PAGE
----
How much do you know about Buddhism?
Learning about Buddhism can be fun and interesting.
We’ve created a list of notable facts about Buddhism for children and parents alike.  

Facts about the Buddha’s family

  • His father was King Suddhodhana, known as the White Rice King
  • Queen Maya, his mother, died when he was five days old. His aunt Prajapati raised him. 
  • His wife was named Yashodhara. They had a son named Rahula.
  • He had a half-brother, named Nanda, and a half-sister, named Sundari. It is told that they rode together in a golden cart pulled by deer. 
  • The Buddha’s cousins, Ananda, Devadatta and Anriuddha gave up their royal titles and became Buddhist disciples, when they were young.


Buddhism is not something we believe in, but something we do.

The first step in becoming a Buddhist is taking refuge in the Three Jewels. By taking refuge, we commit ourselves to the Buddhist Path and following the Buddha's teachings. The Three Jewels are the Buddha, the Dharma and the Sangha. They are called jewels because they are the most precious things to Buddhists.

Some people think there is only one Buddha, but there are many Buddhas. The four great Buddhas of our time are:
1. Shakyamuni, the Enlightened Buddha
2. Amitabha, the Buddha of Limitless Light  
3. Medicine Master, the Buddha of Healing 
4. Maitreya, the future Buddha

A Buddha is not a god.
Buddhists do not believe that the Buddha is a god. They believe he was a human being who became enlightened, understanding life in the deepest way possible. The Buddha told people not to worship him, but to take responsibility for their own lives and actions. He did not speak of a creator, but of a wonderful force of energy that links all beings together from time without beginning.

Buddhism does not have a bible, but many holy books.
The teachings of the Buddha were passed down by word of mouth and not written down until around 400 hundred years later. They were compiled into three sets and written on long narrow leaves and stored in baskets, called the “Three Baskets” or Tripitaka. The Three Baskets are:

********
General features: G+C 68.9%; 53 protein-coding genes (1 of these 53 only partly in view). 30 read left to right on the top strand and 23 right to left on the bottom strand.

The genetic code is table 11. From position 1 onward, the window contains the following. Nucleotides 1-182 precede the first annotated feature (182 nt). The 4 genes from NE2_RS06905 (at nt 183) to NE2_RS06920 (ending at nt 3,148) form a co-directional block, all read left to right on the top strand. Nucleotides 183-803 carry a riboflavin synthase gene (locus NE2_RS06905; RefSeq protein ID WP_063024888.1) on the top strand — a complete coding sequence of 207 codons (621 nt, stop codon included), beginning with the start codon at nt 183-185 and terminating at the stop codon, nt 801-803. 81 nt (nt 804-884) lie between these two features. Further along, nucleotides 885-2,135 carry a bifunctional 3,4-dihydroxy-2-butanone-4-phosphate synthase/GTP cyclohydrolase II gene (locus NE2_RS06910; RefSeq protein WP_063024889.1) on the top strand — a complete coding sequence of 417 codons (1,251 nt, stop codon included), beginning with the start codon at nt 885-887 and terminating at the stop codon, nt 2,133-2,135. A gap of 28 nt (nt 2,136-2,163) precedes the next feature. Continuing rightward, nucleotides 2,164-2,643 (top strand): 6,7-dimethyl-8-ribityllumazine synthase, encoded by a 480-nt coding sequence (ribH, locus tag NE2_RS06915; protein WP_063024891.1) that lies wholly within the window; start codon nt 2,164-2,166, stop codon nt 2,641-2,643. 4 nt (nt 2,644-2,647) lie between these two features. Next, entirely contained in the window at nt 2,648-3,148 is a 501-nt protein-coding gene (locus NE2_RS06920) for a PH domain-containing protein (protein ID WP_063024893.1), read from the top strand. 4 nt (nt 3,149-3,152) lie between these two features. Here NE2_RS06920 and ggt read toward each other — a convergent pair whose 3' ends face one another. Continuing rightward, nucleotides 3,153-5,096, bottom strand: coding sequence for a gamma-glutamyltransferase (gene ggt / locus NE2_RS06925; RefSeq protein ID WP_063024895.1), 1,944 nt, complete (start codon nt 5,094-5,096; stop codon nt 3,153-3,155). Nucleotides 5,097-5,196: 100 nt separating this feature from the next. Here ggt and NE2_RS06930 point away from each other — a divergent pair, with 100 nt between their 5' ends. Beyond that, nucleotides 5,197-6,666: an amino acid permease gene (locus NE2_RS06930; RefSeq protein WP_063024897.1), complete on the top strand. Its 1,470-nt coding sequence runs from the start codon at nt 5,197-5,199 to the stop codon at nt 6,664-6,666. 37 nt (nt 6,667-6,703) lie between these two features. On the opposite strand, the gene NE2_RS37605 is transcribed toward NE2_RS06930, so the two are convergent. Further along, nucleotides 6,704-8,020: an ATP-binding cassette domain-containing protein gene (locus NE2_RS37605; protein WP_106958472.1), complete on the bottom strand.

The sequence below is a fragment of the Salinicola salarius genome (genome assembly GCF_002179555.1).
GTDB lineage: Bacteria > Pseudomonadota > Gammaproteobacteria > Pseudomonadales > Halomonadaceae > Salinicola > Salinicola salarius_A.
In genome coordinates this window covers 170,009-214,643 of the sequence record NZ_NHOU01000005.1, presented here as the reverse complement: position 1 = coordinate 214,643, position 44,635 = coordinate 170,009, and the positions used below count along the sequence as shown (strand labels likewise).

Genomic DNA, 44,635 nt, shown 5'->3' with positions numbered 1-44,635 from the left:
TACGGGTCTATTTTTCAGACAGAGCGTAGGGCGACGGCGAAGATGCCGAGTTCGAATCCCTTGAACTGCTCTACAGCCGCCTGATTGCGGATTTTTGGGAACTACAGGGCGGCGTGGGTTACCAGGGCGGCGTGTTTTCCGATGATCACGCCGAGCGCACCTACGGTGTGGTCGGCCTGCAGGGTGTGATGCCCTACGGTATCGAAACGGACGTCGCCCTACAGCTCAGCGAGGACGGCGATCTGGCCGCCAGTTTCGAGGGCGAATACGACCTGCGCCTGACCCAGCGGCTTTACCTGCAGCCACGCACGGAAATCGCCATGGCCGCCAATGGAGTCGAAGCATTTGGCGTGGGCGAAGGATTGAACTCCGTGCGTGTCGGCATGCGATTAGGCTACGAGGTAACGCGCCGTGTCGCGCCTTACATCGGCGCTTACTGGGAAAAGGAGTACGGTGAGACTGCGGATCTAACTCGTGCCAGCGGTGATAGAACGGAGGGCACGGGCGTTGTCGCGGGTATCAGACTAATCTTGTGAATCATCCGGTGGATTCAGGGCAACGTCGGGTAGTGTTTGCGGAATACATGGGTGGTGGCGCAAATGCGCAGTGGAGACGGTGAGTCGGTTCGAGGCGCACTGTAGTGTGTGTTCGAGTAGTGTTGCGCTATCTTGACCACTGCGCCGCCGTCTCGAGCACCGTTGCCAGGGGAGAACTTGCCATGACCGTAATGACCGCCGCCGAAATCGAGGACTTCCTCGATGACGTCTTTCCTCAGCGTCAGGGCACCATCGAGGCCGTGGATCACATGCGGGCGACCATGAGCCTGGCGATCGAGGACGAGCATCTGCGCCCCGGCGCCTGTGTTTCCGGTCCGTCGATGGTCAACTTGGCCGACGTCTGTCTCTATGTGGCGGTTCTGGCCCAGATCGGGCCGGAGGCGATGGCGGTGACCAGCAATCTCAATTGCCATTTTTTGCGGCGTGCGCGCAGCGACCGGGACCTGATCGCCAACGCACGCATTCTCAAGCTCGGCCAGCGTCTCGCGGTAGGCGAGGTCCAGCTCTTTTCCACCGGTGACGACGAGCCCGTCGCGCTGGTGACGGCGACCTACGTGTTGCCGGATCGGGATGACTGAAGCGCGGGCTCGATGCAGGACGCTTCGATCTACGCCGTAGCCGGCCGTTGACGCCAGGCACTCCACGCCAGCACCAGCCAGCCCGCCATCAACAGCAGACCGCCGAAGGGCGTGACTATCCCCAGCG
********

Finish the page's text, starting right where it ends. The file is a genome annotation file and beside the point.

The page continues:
1. Vinaya: Rules of conduct for monks and nuns.
2. Sutras: The Buddhas’ teachings (suttas in Pali)
3. Abhidharma: Philosophy

Buddhists believe in karma, the law of cause and effect.
Karma is a fair and just rule. It is like a boomerang. Every action and every thought we have, good or bad, will come back to us in the future. We have a choice to create new karma by what we say, do, and think. Intention is a major part of karma. If we accidentally step on an ant, we do not make negative karma. However, if we intend to kill the ant, negative karma is created.

Buddhists see themselves as part of nature, not apart from it.
They do not kill animals or use insecticides or pesticides.

Buddhists believe in rebirth, that each of us has many lives.
The same way there is yesterday, today and tomorrow, we also have past lives, a present life and future lives. We are born, grow old, die, and then are reborn again. This cycle is called the Wheel of Rebirth or saṃsāra. Actions in one life are likely to affect what we become in future lives. Buddhists say that this cycle can be broken by making kind and wise decisions in everything that we do and say. We can eventually become enlightened and reach a state of perfect peace.

Filial respect for parents and family life is the most important teaching of the Buddha. After his own enlightenment, the Buddha returned to teach his family the Dharma, bringing them peace and happiness. When his father became old and sick, the Buddha stayed by his bedside and washed and fed him.

The Buddha was the first to ordain women and untouchables in the history of religion. He believed that everyone had the same potential for enlightenment.  His aunt Prajapati, his wife Yashodhara, and his half-sister Sundhari became the first Buddhist nuns.

Buddhist monks and nuns rely on the kindness of donors for their food, shelter, clothing, and medicine. In Southeast Asia, some monks and nuns go on alms round. They do not ask for food, but silently accept whatever is put in their bowls. This is not considered begging, but an opportunity for laypeople to create blessings.

Lay people are valuable in Buddhism, because they support the monks and nuns, so they can carry on the Buddha's work. In this way the sangha and lay people benefit each other and together keep the Dharma alive.

In some Buddhist countries it is common for young boys to live some time as monks as part of their training and education.


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